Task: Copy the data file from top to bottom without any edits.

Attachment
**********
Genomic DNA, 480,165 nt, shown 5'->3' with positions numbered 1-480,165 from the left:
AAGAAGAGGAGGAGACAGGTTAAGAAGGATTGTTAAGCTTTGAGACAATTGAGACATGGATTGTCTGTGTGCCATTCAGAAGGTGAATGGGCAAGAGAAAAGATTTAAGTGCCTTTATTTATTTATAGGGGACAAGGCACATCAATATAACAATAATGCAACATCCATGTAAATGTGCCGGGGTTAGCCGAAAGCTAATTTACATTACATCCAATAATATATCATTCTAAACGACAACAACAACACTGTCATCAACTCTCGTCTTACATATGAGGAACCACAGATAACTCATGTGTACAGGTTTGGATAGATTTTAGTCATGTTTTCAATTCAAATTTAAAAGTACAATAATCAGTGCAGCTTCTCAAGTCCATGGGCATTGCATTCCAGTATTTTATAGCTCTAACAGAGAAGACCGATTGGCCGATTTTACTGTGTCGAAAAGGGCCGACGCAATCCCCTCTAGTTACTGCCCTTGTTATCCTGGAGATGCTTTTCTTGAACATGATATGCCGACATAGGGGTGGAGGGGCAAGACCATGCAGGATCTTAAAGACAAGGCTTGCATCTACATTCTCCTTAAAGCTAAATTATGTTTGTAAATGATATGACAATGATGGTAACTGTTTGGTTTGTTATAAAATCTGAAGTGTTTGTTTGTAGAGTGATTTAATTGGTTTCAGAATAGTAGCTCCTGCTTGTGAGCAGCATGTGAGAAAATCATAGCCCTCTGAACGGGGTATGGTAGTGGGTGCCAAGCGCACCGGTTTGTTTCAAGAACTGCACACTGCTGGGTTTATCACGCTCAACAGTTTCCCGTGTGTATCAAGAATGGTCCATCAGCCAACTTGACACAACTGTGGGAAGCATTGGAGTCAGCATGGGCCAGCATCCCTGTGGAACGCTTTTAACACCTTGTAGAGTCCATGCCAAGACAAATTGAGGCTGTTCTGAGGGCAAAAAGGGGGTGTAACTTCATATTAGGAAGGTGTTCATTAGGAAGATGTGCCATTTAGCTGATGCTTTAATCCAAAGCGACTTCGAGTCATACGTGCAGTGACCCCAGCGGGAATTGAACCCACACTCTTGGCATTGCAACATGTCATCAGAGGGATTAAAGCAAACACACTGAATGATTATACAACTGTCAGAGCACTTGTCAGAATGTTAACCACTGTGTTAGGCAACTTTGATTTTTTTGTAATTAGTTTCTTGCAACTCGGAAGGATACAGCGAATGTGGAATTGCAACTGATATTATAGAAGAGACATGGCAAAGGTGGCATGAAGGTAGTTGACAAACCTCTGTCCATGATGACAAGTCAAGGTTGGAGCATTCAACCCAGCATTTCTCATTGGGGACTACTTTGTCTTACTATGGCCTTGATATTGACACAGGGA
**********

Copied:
Genomic DNA, 480,165 nt, shown 5'->3' with positions numbered 1-480,165 from the left:
AAGAAGAGGAGGAGACAGGTTAAGAAGGATTGTTAAGCTTTGAGACAATTGAGACATGGATTGTCTGTGTGCCATTCAGAAGGTGAATGGGCAAGAGAAAAGATTTAAGTGCCTTTATTTATTTATAGGGGACAAGGCACATCAATATAACAATAATGCAACATCCATGTAAATGTGCCGGGGTTAGCCGAAAGCTAATTTACATTACATCCAATAATATATCATTCTAAACGACAACAACAACACTGTCATCAACTCTCGTCTTACATATGAGGAACCACAGATAACTCATGTGTACAGGTTTGGATAGATTTTAGTCATGTTTTCAATTCAAATTTAAAAGTACAATAATCAGTGCAGCTTCTCAAGTCCATGGGCATTGCATTCCAGTATTTTATAGCTCTAACAGAGAAGACCGATTGGCCGATTTTACTGTGTCGAAAAGGGCCGACGCAATCCCCTCTAGTTACTGCCCTTGTTATCCTGGAGATGCTTTTCTTGAACATGATATGCCGACATAGGGGTGGAGGGGCAAGACCATGCAGGATCTTAAAGACAAGGCTTGCATCTACATTCTCCTTAAAGCTAAATTATGTTTGTAAATGATATGACAATGATGGTAACTGTTTGGTTTGTTATAAAATCTGAAGTGTTTGTTTGTAGAGTGATTTAATTGGTTTCAGAATAGTAGCTCCTGCTTGTGAGCAGCATGTGAGAAAATCATAGCCCTCTGAACGGGGTATGGTAGTGGGTGCCAAGCGCACCGGTTTGTTTCAAGAACTGCACACTGCTGGGTTTATCACGCTCAACAGTTTCCCGTGTGTATCAAGAATGGTCCATCAGCCAACTTGACACAACTGTGGGAAGCATTGGAGTCAGCATGGGCCAGCATCCCTGTGGAACGCTTTTAACACCTTGTAGAGTCCATGCCAAGACAAATTGAGGCTGTTCTGAGGGCAAAAAGGGGGTGTAACTTCATATTAGGAAGGTGTTCATTAGGAAGATGTGCCATTTAGCTGATGCTTTAATCCAAAGCGACTTCGAGTCATACGTGCAGTGACCCCAGCGGGAATTGAACCCACACTCTTGGCATTGCAACATGTCATCAGAGGGATTAAAGCAAACACACTGAATGATTATACAACTGTCAGAGCACTTGTCAGAATGTTAACCACTGTGTTAGGCAACTTTGATTTTTTTGTAATTAGTTTCTTGCAACTCGGAAGGATACAGCGAATGTGGAATTGCAACTGATATTATAGAAGAGACATGGCAAAGGTGGCATGAAGGTAGTTGACAAACCTCTGTCCATGATGACAAGTCAAGGTTGGAGCATTCAACCCAGCATTTCTCATTGGGGACTACTTTGTCTTACTATGGCCTTGATATTGACACAGGGA